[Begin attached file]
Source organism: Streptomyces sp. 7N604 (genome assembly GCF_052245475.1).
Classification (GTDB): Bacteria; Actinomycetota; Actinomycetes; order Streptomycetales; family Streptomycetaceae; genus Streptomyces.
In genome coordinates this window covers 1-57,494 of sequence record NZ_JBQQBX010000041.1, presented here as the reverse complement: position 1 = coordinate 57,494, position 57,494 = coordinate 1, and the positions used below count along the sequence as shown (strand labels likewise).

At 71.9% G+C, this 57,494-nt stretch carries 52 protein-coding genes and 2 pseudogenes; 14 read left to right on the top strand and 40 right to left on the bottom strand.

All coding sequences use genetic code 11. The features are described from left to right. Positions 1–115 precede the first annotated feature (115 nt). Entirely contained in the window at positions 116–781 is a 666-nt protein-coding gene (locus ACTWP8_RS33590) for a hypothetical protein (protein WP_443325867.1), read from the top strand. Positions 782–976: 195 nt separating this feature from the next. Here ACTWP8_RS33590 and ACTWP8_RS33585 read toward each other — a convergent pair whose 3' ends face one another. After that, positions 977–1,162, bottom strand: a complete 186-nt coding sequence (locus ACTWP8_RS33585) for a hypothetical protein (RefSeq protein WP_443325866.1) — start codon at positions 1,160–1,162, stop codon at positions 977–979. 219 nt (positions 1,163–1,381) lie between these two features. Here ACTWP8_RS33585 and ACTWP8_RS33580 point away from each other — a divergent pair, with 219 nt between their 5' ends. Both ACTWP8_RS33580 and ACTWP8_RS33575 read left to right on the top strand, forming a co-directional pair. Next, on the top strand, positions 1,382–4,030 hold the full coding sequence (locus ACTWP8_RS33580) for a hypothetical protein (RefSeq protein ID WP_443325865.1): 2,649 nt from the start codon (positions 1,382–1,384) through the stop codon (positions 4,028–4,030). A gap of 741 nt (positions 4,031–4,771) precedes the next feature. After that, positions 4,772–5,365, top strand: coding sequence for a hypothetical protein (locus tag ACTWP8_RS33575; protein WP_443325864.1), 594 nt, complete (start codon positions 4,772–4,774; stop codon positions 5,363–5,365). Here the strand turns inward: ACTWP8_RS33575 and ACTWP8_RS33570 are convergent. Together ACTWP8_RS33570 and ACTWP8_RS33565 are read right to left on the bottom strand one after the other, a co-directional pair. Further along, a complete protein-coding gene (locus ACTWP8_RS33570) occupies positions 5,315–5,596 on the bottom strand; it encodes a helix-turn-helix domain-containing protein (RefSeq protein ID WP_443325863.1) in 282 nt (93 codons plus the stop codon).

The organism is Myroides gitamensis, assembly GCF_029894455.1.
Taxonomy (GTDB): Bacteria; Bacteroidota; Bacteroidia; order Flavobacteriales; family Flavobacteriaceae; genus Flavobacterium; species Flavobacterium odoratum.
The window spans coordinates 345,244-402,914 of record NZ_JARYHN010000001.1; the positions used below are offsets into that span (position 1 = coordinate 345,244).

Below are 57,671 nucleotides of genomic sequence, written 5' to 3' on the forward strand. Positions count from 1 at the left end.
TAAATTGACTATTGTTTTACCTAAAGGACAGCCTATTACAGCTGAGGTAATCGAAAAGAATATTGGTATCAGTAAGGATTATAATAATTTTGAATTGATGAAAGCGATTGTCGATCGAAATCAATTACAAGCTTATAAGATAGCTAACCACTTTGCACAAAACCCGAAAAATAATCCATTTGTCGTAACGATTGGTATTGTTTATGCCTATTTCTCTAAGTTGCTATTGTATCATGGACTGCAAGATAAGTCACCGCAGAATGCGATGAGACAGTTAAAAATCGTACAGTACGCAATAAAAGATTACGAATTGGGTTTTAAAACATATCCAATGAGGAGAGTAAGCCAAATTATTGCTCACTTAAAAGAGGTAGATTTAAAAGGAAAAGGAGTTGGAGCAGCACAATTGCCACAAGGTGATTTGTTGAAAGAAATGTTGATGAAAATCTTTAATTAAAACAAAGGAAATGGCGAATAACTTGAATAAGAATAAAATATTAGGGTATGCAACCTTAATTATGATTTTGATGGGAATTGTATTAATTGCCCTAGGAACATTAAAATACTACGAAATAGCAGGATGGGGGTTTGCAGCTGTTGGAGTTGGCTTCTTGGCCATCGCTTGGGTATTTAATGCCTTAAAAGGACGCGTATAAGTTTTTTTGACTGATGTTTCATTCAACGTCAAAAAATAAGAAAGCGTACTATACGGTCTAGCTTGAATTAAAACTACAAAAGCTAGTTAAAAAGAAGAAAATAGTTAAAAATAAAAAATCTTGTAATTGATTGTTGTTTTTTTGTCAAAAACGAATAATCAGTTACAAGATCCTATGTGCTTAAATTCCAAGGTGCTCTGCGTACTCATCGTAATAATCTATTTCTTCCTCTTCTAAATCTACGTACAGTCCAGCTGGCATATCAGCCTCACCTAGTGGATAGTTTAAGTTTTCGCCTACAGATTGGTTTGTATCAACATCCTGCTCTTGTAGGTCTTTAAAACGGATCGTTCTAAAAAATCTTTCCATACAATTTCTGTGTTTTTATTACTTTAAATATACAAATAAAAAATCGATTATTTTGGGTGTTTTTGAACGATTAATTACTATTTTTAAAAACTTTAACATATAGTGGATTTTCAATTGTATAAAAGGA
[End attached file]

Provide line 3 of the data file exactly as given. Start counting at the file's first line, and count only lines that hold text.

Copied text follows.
In genome coordinates this window covers 1-57,494 of sequence record NZ_JBQQBX010000041.1, presented here as the reverse complement: position 1 = coordinate 57,494, position 57,494 = coordinate 1, and the positions used below count along the sequence as shown (strand labels likewise).